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Ravenglass, 1848

RAVENGLASS, a sea-port and market-town, in the parish of Muncaster, union of Bootle, Allerdale ward above Derwent, W. division of Cumberland, 54 miles (S. S. W.) from Carlisle, and 282 (N.W. by N.) from London; containing 337 inhabitants. The town is pleasantly situated on the sea-shore, near the confluence of the rivers Eske, Mite, and Irt, which form a safe harbour for shipping, even in tempestuous weather. It consists of a long irregular range of well-built houses, and is sheltered by the mountains of Black Combe, between which and the town are some fine meadow lands; the Eske has its source near the foot of a rugged eminence called Hard Knot. The trade is inconsiderable, chiefly consisting in bringing coal from Whitehaven for the limekilns, and in carrying back the oysters taken here, which are thought to be the finest found upon this part of the coast; a little corn and timber is exported, and some small vessels are built. An act was passed in 1845 for a railway from Whitehaven, by Ravenglass, to Furness. The market is on Wednesday; a fair for cattle takes place on the 6th of May, and others, of ancient date, for horses and cattle, on June 8th and August 5th. Near the ruins of Walls Castle, about a mile distant, where is now the mansionhouse of Lord Muncaster (a lineal descendant of the Penningtons, who have held the manor since the Conquest), many relics of antiquity, consisting of battleaxes made of flint, heads of arrows, and Roman and Saxon coins, have been discovered. About a mile and a half eastward from Muncaster House, on the opposite side of the Eske, may be traced the ruins of a place called "the city of Barnscar," the origin of which is traditionally ascribed to the Danes. The site is an oblong, about 300 yards in length from east to west and 100 from north to south, and it was intersected by one long street, and several transverse ones; the city was defended by a wall, except at the east end, and, with its suburbs, was nearly three miles in circumference. An ancient road led through it from Ulpha to Ravenglass. On Hard Knot are the ruins of a church and castle; and the remains of a round tower are to be seen on one of the adjacent mounts.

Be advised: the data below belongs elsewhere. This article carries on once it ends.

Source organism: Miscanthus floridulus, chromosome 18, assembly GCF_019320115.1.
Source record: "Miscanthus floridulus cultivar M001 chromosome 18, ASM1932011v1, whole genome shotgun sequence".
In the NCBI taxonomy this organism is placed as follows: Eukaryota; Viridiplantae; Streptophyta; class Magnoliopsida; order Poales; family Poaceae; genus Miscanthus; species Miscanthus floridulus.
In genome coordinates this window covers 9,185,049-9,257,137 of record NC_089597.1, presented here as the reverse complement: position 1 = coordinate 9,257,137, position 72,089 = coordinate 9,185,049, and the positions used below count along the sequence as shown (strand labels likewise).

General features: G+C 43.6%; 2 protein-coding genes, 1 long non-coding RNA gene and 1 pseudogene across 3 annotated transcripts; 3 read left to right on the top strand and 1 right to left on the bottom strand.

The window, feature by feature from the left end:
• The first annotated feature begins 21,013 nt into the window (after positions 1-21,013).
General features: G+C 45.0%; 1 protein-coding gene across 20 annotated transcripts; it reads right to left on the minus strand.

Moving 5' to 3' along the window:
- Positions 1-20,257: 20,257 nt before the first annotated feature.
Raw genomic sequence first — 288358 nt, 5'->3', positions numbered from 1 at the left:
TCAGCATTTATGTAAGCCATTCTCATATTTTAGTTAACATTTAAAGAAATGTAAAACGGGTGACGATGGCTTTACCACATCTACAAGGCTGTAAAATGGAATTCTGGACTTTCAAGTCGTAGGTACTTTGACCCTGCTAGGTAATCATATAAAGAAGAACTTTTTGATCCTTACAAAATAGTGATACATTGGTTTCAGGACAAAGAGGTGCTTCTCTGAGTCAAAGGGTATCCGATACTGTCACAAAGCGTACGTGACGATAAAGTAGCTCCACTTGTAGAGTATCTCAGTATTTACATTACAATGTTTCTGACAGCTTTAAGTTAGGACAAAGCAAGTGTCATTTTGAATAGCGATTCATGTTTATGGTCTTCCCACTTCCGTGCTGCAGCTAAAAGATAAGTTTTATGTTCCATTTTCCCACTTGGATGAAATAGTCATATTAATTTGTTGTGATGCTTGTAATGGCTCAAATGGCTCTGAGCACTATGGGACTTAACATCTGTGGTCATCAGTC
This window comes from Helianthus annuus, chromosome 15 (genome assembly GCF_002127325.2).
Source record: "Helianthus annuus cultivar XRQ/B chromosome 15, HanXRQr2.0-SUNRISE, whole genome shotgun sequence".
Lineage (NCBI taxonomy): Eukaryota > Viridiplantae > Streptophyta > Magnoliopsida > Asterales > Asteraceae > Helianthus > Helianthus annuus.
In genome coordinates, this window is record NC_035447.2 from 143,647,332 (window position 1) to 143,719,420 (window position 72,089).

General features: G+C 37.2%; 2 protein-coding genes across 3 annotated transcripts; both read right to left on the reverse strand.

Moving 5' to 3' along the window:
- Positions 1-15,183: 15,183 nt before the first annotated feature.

Extract from: A Topographical Dictionary of England comprising the several counties, cities, boroughs, corporate and market towns, parishes, and townships..... 7th Edition, by Samuel Lewis, London, 1848.

Ravenglass Muncaster Parish, 1848


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